I’m home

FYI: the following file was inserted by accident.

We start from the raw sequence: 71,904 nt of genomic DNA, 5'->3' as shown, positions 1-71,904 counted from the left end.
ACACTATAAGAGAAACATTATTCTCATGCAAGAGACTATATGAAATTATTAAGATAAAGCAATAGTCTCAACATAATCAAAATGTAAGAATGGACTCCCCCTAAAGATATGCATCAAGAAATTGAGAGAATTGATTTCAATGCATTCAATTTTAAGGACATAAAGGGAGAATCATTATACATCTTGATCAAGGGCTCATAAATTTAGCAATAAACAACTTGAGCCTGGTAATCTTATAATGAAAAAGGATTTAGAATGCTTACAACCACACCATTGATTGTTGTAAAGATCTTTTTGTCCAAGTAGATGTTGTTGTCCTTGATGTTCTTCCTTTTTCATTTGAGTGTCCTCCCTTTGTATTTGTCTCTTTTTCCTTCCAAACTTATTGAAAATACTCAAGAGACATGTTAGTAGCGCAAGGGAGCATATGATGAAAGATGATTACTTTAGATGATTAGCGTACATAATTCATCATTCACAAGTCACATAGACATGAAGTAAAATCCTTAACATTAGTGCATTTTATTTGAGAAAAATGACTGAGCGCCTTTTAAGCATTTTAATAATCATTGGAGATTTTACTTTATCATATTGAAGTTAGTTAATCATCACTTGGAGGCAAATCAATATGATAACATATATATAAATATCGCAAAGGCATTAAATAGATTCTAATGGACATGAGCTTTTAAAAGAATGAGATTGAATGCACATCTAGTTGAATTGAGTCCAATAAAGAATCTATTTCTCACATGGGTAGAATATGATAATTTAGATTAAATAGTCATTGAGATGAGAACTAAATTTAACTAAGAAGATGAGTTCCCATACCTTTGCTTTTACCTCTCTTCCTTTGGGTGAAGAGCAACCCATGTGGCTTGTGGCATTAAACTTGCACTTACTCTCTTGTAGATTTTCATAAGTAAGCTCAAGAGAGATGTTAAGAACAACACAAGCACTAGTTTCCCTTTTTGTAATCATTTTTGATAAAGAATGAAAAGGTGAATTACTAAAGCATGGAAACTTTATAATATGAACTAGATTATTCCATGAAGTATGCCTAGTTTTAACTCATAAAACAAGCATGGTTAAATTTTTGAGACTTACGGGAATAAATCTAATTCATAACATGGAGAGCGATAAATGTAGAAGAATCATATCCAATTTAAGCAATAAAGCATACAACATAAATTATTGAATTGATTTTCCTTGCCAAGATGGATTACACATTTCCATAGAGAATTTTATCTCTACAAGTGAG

It has been just over 24 hours since I arrived in Jamaica. Though it seems so distant, it truly was just yesterday that I was rushing to JFK airport, struggling with my bags (how have I not realized the beauty of curbside check in until now?!).  After that, there was only the unending line to security, 3 gate changes and a 1 hour flight time delay before finally we were off.  It was only once I was suspended above NY on my way to Jamaica that I allowed myself to grasp what was happening.  And what was happening was the opportunity of a lifetime. 10 years after graduating high school and leaving Jamaica for college I was coming back as a doctor to hopefully in some small way be able to give back to the country that had given me so much. I am still in disbelief that an organization like the Issa Trust Foundation even exists and so humbled by the work they have been doing in my home country over the past several years. When I heard of the opportunity I immediately started thinking of ways to make it possible for me to be here.  And now I’m here. This month will be a curious mixture of the foreign and the familiar. The culture, as well as the actual communities I will be working in, are familiar.  In fact one of the hospitals I will work at (Port Antonio) is about a 5 minute walk from the house where I grew up and where my parents still live. So I will literally be in my own backyard.  At the same time I am acutely aware of my lack of involvement with the Jamaican medical system to date. My entire medical training has taken place in New York, and I have no doubt that the differences will be stark, and at times jarring. Despite the challenges that may arise in the work setting, the most important thing is that I am home. It feels like home, looks like home, tastes like home and there’s no place in the world like it. RH

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